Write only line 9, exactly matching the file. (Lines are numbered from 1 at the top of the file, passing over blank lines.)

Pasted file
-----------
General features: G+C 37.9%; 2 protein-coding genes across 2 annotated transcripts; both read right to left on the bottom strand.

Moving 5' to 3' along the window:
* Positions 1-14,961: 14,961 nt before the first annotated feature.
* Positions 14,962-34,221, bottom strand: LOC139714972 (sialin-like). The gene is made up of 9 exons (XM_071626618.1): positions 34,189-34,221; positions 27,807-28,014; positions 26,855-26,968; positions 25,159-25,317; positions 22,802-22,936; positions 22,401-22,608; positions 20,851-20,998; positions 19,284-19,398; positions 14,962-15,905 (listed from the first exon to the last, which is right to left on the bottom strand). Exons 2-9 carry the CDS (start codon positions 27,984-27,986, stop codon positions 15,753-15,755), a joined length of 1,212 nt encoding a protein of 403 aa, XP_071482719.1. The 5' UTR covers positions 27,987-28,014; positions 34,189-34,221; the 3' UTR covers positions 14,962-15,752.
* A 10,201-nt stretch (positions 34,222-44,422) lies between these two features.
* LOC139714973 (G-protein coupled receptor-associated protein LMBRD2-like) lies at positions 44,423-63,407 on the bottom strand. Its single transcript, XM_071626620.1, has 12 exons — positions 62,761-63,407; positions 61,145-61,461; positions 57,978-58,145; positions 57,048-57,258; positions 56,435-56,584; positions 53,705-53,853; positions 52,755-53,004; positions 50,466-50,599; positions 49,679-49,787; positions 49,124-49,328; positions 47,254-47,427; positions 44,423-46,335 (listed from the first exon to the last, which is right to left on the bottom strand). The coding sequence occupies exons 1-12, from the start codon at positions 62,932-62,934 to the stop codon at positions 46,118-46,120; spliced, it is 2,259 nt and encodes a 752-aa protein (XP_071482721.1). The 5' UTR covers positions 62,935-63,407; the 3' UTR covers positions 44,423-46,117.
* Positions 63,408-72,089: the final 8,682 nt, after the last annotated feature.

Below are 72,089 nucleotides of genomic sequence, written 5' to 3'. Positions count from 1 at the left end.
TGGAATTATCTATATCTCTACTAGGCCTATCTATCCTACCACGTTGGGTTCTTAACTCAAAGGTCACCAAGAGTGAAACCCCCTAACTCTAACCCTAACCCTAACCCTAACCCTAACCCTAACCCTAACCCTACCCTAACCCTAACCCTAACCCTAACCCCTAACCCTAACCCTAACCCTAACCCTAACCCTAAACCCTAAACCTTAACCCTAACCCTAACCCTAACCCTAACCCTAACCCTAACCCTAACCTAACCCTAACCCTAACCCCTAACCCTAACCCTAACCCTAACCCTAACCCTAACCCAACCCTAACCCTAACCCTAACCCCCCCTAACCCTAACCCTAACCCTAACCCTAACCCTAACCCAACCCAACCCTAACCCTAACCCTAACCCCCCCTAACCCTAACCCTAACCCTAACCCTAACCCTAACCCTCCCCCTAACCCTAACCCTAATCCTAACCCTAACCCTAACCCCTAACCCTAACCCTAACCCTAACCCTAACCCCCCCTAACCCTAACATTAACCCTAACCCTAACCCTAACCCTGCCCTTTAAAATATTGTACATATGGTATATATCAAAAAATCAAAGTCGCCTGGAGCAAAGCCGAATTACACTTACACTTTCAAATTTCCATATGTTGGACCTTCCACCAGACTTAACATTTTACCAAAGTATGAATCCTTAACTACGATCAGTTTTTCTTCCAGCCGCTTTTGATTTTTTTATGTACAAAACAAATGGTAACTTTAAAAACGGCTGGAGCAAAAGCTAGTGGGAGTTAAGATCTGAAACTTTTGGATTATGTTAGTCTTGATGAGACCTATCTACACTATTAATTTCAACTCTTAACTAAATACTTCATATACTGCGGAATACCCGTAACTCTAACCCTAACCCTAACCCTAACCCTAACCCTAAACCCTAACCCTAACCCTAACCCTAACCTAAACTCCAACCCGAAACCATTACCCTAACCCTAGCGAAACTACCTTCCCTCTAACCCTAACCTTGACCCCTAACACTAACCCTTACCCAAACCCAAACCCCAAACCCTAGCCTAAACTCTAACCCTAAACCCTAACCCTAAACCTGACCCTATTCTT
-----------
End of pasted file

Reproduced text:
TGGAATTATCTATATCTCTACTAGGCCTATCTATCCTACCACGTTGGGTTCTTAACTCAAAGGTCACCAAGAGTGAAACCCCCTAACTCTAACCCTAACCCTAACCCTAACCCTAACCCTAACCCTAACCCTACCCTAACCCTAACCCTAACCCTAACCCCTAACCCTAACCCTAACCCTAACCCTAACCCTAAACCCTAAACCTTAACCCTAACCCTAACCCTAACCCTAACCCTAACCCTAACCCTAACCTAACCCTAACCCTAACCCCTAACCCTAACCCTAACCCTAACCCTAACCCTAACCCAACCCTAACCCTAACCCTAACCCCCCCTAACCCTAACCCTAACCCTAACCCTAACCCTAACCCAACCCAACCCTAACCCTAACCCTAACCCCCCCTAACCCTAACCCTAACCCTAACCCTAACCCTAACCCTCCCCCTAACCCTAACCCTAATCCTAACCCTAACCCTAACCCCTAACCCTAACCCTAACCCTAACCCTAACCCCCCCTAACCCTAACATTAACCCTAACCCTAACCCTAACCCTGCCCTTTAAAATATTGTACATATGGTATATATCAAAAAATCAAAGTCGCCTGGAGCAAAGCCGAATTACACTTACACTTTCAAATTTCCATATGTTGGACCTTCCACCAGACTTAACATTTTACCAAAGTATGAATCCTTAACTACGATCAGTTTTTCTTCCAGCCGCTTTTGATTTTTTTATGTACAAAACAAATGGTAACTTTAAAAACGGCTGGAGCAAAAGCTAGTGGGAGTTAAGATCTGAAACTTTTGGATTATGTTAGTCTTGATGAGACCTATCTACACTATTAATTTCAACTCTTAACTAAATACTTCATATACTGCGGAATACCCGTAACTCTAACCCTAACCCTAACCCTAACCCTAACCCTAAACCCTAACCCTAACCCTAACCCTAACCTAAACTCCAACCCGAAACCATTACCCTAACCCTAGCGAAACTACCTTCCCTCTAACCCTAACCTTGACCCCTAACACTAACCCTTACCCAAACCCAAACCCCAAACCCTAGCCTAAACTCTAACCCTAAACCCTAACCCTAAACCTGACCCTATTCTT